Navigating Life Without "Right or Wrong"
Updated: May 14
In Dialectical Behavior Therapy (DBT), the underlying principles rest upon the concept of dialectics: two opposing things can be true at the same time. Many people live in a very black-and-white world where things are either/or instead of both/and, usually because this is how we were raised. Your parents, guardians, teachers, friends, have all told you when you’re doing something “wrong” or when you’ve made the “right” decision. Sit back and observe the language people use and the opinions they throw around, dressing them up as though they are factual and the way things “should be.” I say opinions because that’s all they are; subjective interpretations of experiences, situations, morality, and people.
The idea that “right” and “wrong” don’t exist in the world can be incredibly difficult to wrap your mind around at first because you’ve been taught the opposite for so long. We’ve been taught that it is “right” to tell the truth, but consider for a minute the concept of a “white lie.” A caveat to what is “right.” And everyone has differing opinions on that alone. Is it okay to tell a white lie? Is it not? Is it situational? When we place a blanket judgment over an experience or situation, we actually negate the individual's circumstances, thus invalidating not only the people in our lives, but ourselves as well at times. We place such harsh demands on ourselves to do the “right” thing all the time, yet do we even know what that means? Right according to whom? And what do we get out of doing things “right” according to someone else’s barometer? We have to take our individual experiences into account when making decisions, otherwise we can grow frustrated constantly trying to do “right” by the people in our lives, yet never being able to please everyone because there are so many different opinions as to what is “right.”
I get arguments about this all the time from clients, usually because they feel “right” and “wrong” have served them well over the years; they have guided decisions, kept them in the good favors of others, kept them honest. However, what you’ll find is that you’re actually just mindlessly living out someone else’s values and opinions which can create for you confusion, resentment, and anger. It is up to us to decide what is “right” for us, which means that we are seeking out what is effective in helping us meet our goals, and everyone’s goals are different. You don’t need someone else to tell you that you’re “wrong,” if you have operated against your own value system, your internal gut and cues will inform you of that. If you replace the words “right” and “wrong” with “effective,” “ineffective,” “in line with values,” “against your values,” you may find that your decisions change.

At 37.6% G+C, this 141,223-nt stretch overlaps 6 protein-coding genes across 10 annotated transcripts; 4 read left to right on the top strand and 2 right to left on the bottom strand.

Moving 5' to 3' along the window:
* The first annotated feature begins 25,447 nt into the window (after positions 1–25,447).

I find the biggest conflicts in family because you’re raised with those beliefs, then as you come into your own as an adolescent and adult, you may actually start to shed some of your values and adopt new ones. I often see family members shame and judge those who tend to break away from traditional/generational beliefs, telling that person that they’re “wrong.” The family’s opinion is neither right nor wrong, it’s just their perception based on their experiences and background. The person breaking away from those is also neither right nor wrong, they are just exercising their values and what is effective for them. Both opinions can exist at the same time, and each party can live according to their own beliefs without judging or shaming the other.
When people get into arguments about what is right and what is wrong, pay attention. You’ll find that these rarely have resolutions and tend to just be pointless arguments, because there is no definitive right or wrong. Who am I to sit and judge someone as doing something “wrong” when I know nothing of their reasoning, their circumstances, or their values and background? When we move towards the gray area, away from polarities, we actually lean into learning another person, understanding why someone has the opinions they have or engages in the behaviors they do. This fosters connection, validation, and empathy, while polarities cultivate a sense of “us” and “them,” an “against” mentality which elicits more judgment, shame, and conflict.
I’m not saying we all have to agree with what everyone does and believes, not at all. I can validate something without agreeing to it. What this does though is releases us from having to live this prescribed life written out by people who do not live in our shoes, who do not have the same thoughts and feelings that we have. Try replacing judgments of “good and bad,” “right and wrong,” “should and shouldn’t” with thoughts that focus on preferences, consequences, facts, and what moves you towards your goals and what is effective for you. It is a fact that murder is illegal and carries harsh consequences, but if it were definitively “wrong,” why does the law have exceptions for self defense and insanity? Because individual circumstances matter and a one-size fits all approach is not realistic, even in the most serious of matters.
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